Reviews for Princess Stories from Around the World

Booklist Reviews 2008 August #1
From the rosy pink that dominates the jacket art to the sparkly foil that announces the book's title and spangles the princess' crown, hair, and dress with stars, the cover art of this sturdy paperback is designed to attract girls who love to read princess tales and their younger sisters who love to hear them. The choice and presentation of the stories will not disappoint: “The Frog Prince,” “The Golden Touch,” “The Kingdom under the Sea,” “The Pigman and the Princess,” “The Lemon Princess,” “Popocateptl and the Princess,” and “Kate Crackernuts.” Though there are no notes identifying the tales' sources, the retellings themselves are lively and engaging. Going beyond the usual European selections, Tym includes tales from Japan and Mexico. The book's large format gives ample scope for Williams' lovely, fluid illustrations, which appear on nearly every page. An entertaining collection of traditional tales featuring princesses: the good, the bad, and the magical. Copyright 2006 Booklist Reviews.

Publishers Weekly Reviews 2008 June #5

All princesses are not alike. Some are clever, some are spoiled, some are loyal, some are even ugly--so readers learn in Tym's collection of seven familiar folk and fairy tales from different cultures. The title is slightly misleading in that not every story stars a princess (Does the tale of King Midas, who turns his beloved daughter into lifeless gold, qualify?). Tym narrates in a chatty, occasionally arch voice, generously sprinkled with "believe me" and "I think you'd agree," and she often addresses the reader directly: "Are you with me so far?" The British spellings, turns of phrase and sentence structure immediately peg this book as an import (it was first published in the U.K.). Williams's soft, highly romanticized illustrations, featuring many flowing-haired girls in long gowns, can be an odd match for the sometimes vinegary tone ("Sometimes, good looks, royal blood and pots of money are a recipe for only one thing--a spoilt little madam"). However, the lushness of the many full-spread pictures and ample vignettes exert an undeniable charm. Ages 7-9. (Aug.)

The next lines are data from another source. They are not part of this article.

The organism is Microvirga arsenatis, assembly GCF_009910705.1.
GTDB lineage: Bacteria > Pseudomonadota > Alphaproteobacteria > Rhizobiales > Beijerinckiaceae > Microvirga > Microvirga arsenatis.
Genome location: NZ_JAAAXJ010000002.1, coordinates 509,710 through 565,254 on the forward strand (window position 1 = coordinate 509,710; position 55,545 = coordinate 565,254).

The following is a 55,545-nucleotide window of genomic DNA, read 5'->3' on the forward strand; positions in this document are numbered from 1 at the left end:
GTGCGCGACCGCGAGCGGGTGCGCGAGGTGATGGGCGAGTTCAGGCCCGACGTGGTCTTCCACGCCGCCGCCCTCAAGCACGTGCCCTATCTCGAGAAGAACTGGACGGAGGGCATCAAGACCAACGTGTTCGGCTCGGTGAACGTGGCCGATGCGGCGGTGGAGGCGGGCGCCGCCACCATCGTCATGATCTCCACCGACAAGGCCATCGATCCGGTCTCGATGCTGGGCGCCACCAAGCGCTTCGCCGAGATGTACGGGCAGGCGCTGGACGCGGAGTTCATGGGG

[Page 184]. Copyright 2008 Reed Business Information.

School Library Journal Reviews 2008 December

Gr 2-5--From Japan's seas to the Aztecs' lands, seven traditional tales are vividly retold, including the classic "The Frog Prince" and "The Golden Touch." In "The Pigman and the Princess," a shallow royal humorously receives her comeuppance. "Kate Crackernuts" introduces two princesses, two princes, and one conniving queen, and "The Lemon Princess" features Eastern enchantment. Several selections capture the despair over lost love, including "The Kingdom Under the Sea." The subdued hues, featured in double-page illustrations and vignettes, serve to separate the selections. Soft lines add to the stories' moods. The author is a strong storyteller, personally engaging readers. She foreshadows the impending grief in "Popocatepetl and the Princess": "Sometimes, a story is sad enough to make you shed a tear but beautiful enough to make you hold it in your heart for ever-I hope you will agree that this is a story like that." Through rich language, these selections are well suited for reading aloud or independently. Unfortunately, there are no sources.--Meg Smith, Cumberland County Public Library, Fayetteville, NC

[Page 116]. Copyright 2008 Reed Business Information.